Types of Bullying

There are two types of bullying:

●direct bullying, and

●indirect bullying which is also known as social aggression.

Direct bullying involves physical aggression such as shoving and poking, throwing things, slapping, choking, punching and kicking, beating, stabbing, pulling hair, scratching, biting, scraping and pinching.

Indirect bullying or social aggression is characterized by threatening the victim into social isolation.  This isolation is achieved through spreading gossip, refusing to socialize with the victim, bullying other people who wish to socialize with the victim, criticizing the victim’s manner of dress and other socially-significant markers including the victim’s race, religion, disability or other obvious differences.  Other forms of indirect bullying include name calling, the silent treatment, over-talking or arguing the target into submission, manipulation, gossip, falsehoods, lies, rumors, laughing at the victim, mocking and saying certain words that trigger an embarrassing reaction from a past event.

The effects of bullying can be serious and even fatal. The link between bullying and school violence has attracted increasing attention since the 1999 rampage at Colorado’s Columbine High School. That year, two shotgun-wielding students, both of whom had been identified as gifted and who had been bullied for years, killed 13 people, wounded 24 and then committed suicide. A year later an analysis by officials at the U.S. Secret Service of 37 premeditated school shootings found that some of the shooters described bullying in terms that approached torment.  It is believed that such bullying played a major role in more than two-thirds of the attacks. It is estimated that about 60-80% of children are bullied at school and 40 percent of employees experience being bullied at work.  Moreover, in the work setting, approximately 62 percent of bullies were men and 58 percent of targets were women.

Until recently, bullying has been mostly ignored by our society.  This disregard of such social hostility may provide an important clue in crowd and passer-by behavior. Are you not appalled by the apathy of on-lookers when crimes occur in public places? The acceptance of bullying as a normal part of daily life may be one of the reasons why people feel a lack of emotional sensitivity for the victim and accept such violence as a common occurrence.  When someone is bullied, it is not only the bully and victim who are becoming less sensitive to violence. It is also the friends, co-workers and classmates of the bully and the victim who are accepting and condoning this form of violence as normal.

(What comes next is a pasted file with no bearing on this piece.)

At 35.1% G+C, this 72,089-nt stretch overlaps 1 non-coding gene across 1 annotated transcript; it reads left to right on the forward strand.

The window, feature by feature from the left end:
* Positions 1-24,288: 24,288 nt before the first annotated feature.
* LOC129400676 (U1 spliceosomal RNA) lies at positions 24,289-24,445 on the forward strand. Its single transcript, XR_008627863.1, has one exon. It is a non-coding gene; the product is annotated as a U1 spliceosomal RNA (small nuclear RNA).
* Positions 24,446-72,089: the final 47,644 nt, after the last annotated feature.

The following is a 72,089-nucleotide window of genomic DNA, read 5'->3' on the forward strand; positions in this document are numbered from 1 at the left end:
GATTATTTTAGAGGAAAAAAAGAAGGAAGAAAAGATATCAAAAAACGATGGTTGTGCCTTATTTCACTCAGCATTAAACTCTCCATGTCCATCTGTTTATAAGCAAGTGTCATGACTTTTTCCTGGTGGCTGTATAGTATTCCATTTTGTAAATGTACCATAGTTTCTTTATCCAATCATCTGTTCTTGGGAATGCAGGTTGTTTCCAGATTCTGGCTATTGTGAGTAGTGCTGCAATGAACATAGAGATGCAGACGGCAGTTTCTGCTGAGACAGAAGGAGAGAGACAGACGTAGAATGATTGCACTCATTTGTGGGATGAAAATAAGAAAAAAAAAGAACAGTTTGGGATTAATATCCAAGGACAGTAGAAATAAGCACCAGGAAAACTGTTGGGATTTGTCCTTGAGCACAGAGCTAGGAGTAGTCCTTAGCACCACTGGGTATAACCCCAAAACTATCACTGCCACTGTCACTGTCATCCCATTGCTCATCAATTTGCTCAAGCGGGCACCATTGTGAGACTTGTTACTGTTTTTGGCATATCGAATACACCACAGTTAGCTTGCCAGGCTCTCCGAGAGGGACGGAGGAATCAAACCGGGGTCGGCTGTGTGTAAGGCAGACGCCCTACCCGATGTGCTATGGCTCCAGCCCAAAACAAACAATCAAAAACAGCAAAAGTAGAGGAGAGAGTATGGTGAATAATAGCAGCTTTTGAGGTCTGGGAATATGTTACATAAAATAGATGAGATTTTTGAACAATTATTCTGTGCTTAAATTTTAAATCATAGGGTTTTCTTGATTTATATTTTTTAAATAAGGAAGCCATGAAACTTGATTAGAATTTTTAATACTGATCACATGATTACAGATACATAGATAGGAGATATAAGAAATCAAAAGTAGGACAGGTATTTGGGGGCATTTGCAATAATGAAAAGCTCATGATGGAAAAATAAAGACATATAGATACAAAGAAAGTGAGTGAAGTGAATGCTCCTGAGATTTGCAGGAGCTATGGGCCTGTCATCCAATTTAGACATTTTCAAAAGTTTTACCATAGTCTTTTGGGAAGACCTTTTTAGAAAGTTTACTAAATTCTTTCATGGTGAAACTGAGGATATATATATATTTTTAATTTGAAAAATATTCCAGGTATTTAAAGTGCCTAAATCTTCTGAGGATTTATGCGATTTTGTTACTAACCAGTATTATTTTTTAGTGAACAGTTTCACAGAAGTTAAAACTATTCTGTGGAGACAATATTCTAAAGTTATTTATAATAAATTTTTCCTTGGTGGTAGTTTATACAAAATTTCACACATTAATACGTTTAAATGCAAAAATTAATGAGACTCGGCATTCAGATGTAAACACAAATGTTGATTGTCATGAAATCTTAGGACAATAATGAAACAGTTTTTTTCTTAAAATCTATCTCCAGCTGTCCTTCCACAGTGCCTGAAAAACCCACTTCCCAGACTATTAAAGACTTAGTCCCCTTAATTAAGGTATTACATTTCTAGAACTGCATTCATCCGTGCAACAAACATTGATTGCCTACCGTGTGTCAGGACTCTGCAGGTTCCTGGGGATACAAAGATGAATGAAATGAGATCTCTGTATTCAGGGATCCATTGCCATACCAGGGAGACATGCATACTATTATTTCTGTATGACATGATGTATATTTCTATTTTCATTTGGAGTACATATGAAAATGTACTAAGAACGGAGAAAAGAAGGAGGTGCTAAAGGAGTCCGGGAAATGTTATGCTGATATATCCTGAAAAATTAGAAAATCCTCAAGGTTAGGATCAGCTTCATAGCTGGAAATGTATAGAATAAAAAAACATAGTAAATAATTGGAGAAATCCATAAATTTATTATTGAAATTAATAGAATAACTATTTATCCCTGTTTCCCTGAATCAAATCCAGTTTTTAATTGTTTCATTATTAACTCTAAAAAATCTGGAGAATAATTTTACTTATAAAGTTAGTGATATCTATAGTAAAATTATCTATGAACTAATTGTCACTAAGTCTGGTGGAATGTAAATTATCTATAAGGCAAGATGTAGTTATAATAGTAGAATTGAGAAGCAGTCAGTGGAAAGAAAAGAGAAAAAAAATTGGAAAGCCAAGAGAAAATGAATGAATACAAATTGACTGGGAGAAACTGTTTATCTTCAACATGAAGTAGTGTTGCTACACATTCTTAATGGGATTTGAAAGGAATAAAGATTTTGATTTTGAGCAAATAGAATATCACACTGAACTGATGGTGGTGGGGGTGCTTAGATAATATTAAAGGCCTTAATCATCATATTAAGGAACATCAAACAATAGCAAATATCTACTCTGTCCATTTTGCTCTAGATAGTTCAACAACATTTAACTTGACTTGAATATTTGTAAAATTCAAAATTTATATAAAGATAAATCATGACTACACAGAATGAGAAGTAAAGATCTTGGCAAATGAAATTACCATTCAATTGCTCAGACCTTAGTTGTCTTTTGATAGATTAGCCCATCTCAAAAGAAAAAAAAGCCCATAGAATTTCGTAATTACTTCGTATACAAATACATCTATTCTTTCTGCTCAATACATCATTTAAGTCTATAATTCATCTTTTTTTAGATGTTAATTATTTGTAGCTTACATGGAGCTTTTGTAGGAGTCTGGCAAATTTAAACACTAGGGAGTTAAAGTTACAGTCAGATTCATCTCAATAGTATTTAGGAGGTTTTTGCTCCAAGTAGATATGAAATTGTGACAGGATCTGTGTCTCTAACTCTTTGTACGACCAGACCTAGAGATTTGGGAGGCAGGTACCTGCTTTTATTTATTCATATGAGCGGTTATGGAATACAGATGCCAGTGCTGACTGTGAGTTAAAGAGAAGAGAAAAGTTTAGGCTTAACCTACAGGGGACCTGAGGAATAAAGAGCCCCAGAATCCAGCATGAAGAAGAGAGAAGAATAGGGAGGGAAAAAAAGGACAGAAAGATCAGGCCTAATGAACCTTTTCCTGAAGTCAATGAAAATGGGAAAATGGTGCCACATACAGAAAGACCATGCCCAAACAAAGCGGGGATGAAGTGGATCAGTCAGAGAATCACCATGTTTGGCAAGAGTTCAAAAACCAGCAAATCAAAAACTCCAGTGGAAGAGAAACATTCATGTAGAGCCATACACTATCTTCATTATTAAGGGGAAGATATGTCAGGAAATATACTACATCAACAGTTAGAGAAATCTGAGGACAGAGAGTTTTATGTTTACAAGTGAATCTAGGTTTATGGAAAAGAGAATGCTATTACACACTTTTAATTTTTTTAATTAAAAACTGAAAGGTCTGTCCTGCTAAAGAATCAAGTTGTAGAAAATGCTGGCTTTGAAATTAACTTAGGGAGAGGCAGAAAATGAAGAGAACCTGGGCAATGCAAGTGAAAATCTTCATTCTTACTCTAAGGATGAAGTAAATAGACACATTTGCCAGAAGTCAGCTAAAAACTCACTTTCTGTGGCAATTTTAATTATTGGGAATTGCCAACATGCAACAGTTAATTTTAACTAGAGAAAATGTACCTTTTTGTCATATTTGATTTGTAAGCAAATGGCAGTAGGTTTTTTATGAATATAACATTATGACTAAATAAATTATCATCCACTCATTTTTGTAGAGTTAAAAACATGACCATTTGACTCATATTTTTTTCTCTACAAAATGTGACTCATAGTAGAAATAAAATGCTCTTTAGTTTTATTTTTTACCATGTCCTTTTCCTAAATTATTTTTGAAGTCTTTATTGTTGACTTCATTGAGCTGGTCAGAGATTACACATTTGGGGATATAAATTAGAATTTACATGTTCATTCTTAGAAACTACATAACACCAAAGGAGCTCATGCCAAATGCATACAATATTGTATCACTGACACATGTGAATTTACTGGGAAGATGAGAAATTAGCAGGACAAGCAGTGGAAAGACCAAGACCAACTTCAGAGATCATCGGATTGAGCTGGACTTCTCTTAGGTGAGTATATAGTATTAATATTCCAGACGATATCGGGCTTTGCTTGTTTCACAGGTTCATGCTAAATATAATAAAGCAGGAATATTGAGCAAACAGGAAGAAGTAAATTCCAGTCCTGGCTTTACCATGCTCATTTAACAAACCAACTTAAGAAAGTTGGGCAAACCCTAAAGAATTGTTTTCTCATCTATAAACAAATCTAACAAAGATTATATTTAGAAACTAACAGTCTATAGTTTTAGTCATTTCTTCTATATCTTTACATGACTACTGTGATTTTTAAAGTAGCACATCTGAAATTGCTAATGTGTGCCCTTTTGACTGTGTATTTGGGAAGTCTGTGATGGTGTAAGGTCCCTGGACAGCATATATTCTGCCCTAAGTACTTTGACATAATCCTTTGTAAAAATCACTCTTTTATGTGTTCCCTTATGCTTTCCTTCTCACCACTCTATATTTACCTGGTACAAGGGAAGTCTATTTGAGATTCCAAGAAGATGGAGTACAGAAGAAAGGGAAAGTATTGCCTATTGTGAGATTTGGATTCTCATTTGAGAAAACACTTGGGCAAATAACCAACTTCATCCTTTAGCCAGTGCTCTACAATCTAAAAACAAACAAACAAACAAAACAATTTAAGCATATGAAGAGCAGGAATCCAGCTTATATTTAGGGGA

In a landmark study, 432 gifted students in 11 states of the US were studied for bullying. More than two-thirds of academically talented eighth-graders say they have been bullied at school and nearly one-third harbored violent thoughts as a result.  Research studies estimate that bullying often creates a chain reaction where the bullied later becomes the bully. Numerous dictators and invaders throughout history have tried to justify their bullying behavior by claiming they themselves were bullied in childhood. There is no justification for bullying.

There is a growing body of research which indicates that individuals, whether child or adult, who are persistently subjected to abusive behavior are at risk of stress related illness including long term emotional and behavioral problems, loneliness, depression, anxiety, low self-esteem and suicide.  You have only to look at recent news reports to see there is a strong link between bullying and suicide.  During this past year, we lost Phoebe Prince, Dawn-Marie Wesley, Kelly Yeomans, Jessica Haffer, Hamed Nastoh and April Himes to suicide as a result of bullying by their classmates.

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